/// Facebook Seeks to Boost Revenue From Mobile Ads
In the wake of its disappointing initial public offering last month and amid concerns over its advertising business, Facebook Inc. FB -3.99% is expanding ways for marketers to buy mobile ads.
In one of its first major business moves since its IPO, the Menlo Park, Calif., social network said Tuesday that marketers can now pay individually for “sponsored stories,” the company’s only mobile-ad product. With “sponsored stories,” marketers pay Facebook to republish positive messages that users post about their brand.
Previously, mobile ads on the social network could only be purchased through a premium ad package that included mobile and other forms of advertising on Facebook. But small and medium-sized marketers, or even large brands, who wanted to focus squarely on the mobile market, couldn’t do so with Facebook.
The move is an attempt to address what has long been a sore spot for the company, especially as Facebook struggles to prove its value to Wall Street. Since going public last month, Facebook has lost nearly a third of its value. Facebook’s stock fell $1.03, or 3.8%, to $25.87 in 4 p.m. composite trading Tuesday on the Nasdaq Stock Market. Facebook ended the day with a market capitalization of about $71 billion, down from more than $100 billion when it went public.
The mobile-ad market is an area where Facebook has been especially weak. The social network’s 900 million users are increasingly accessing the site through its mobile app. Yet Facebook currently makes almost no money from mobile advertising, the company has said in its regulatory filings.
Facebook produced $3.7 billion in revenue last year, with 85% of that coming from advertising. In the first quarter, ad sales declined from the prior quarter, though they increased from a year earlier. The company doesn’t break out mobile-advertising revenue figures because the amount isn’t currently considered material.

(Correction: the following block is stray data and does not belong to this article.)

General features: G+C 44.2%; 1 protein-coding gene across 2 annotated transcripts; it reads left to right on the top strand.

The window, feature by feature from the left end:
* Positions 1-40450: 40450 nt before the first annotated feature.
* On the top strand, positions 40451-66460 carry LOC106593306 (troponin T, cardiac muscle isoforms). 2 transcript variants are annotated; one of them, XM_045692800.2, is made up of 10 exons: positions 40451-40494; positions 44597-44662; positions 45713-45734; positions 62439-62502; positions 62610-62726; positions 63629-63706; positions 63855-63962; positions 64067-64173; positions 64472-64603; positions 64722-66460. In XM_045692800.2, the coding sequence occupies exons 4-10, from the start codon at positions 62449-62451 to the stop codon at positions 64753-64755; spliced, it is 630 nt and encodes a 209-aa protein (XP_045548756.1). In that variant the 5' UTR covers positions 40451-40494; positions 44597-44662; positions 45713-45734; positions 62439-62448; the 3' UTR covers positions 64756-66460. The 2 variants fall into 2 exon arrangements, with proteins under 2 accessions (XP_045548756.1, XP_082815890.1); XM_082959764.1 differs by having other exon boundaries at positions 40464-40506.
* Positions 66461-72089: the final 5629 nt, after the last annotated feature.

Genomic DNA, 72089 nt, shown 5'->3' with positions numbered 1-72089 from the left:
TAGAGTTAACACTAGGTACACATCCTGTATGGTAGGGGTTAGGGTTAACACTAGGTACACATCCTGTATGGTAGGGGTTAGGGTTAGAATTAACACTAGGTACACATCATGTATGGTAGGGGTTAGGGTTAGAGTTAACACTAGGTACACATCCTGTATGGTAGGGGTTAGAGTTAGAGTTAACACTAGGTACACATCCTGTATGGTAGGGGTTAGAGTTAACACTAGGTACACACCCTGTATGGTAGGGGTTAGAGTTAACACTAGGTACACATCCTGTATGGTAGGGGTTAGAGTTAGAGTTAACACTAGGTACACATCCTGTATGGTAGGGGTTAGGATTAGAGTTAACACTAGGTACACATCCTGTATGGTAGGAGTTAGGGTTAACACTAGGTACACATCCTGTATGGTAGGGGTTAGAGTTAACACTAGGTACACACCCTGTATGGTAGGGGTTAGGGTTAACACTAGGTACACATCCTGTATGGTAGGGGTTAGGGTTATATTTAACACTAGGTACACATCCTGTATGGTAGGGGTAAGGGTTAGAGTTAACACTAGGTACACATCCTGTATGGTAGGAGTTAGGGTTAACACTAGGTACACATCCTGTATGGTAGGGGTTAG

“Facebook is always looking for ways to improve products and has responded to requests from marketers to control the placement of their sponsored stories,” the company said in a statement. “As companies are promoting services more frequently on mobile, this option gives them the opportunity to focus on specific placements that will impact them most directly.”
The change in how brands can buy ads on Facebook is also part of a bigger push to make it easier to buy advertising on the site.
Facebook is currently rolling out “promoted posts,” which let the owners of free brand pages pay to have fans see a post. Without promoted posts, Facebook says only 16% of fans can see a post based on the company’s standard algorithm for all Facebook posts by users or brands. By paying, Facebook ensures that 75% of fans see a post.
Previously, brands could pay for promoted posts as part of an ad package. Now, the company is letting brands pay for just one post at a time. The move has the potential to get new kinds of advertisers who may just want to pay once in a while for a specific post but don’t want to pay for a larger ad package.
The expansion will let all types of advertisers—not just premium brands—have access to the Facebook News Feed, the prime piece of real estate on the Facebook home page. Advertisers covet the News Feed because unlike ads that run on the side of the page, it feels like a part of the organic Facebook experience and doesn’t look different from posts from friends.
That presents a challenge for Facebook, as well as an opportunity, said eMarketer analyst Debra Williamson. “Facebook is going to have to make sure the quality of the advertising remains high,” she said. “You will see a greater depth and breadth of advertisers than you might have seen than just being sold to premium advertisers.”
The fee will be based on a bidding process that charges advertisers per thousand ads viewed in the News Feed or per ad clicked on by a user.
- 11/29/2015 • Bonnie Hammer Is Shaking Up Her NBCU Cable Portfolio, One Network at a Time
- 11/18/2015 • China Bans Foreign Shows on Set-Top Boxes
- 11/02/2015 • CBS Is Bringing Back Star Trek, But It Won’t Air on TV
- 10/29/2015 • Q&A: Why the Founder of NY Comic Con Is Bringing YouTube Stars to Agencies’ Backyard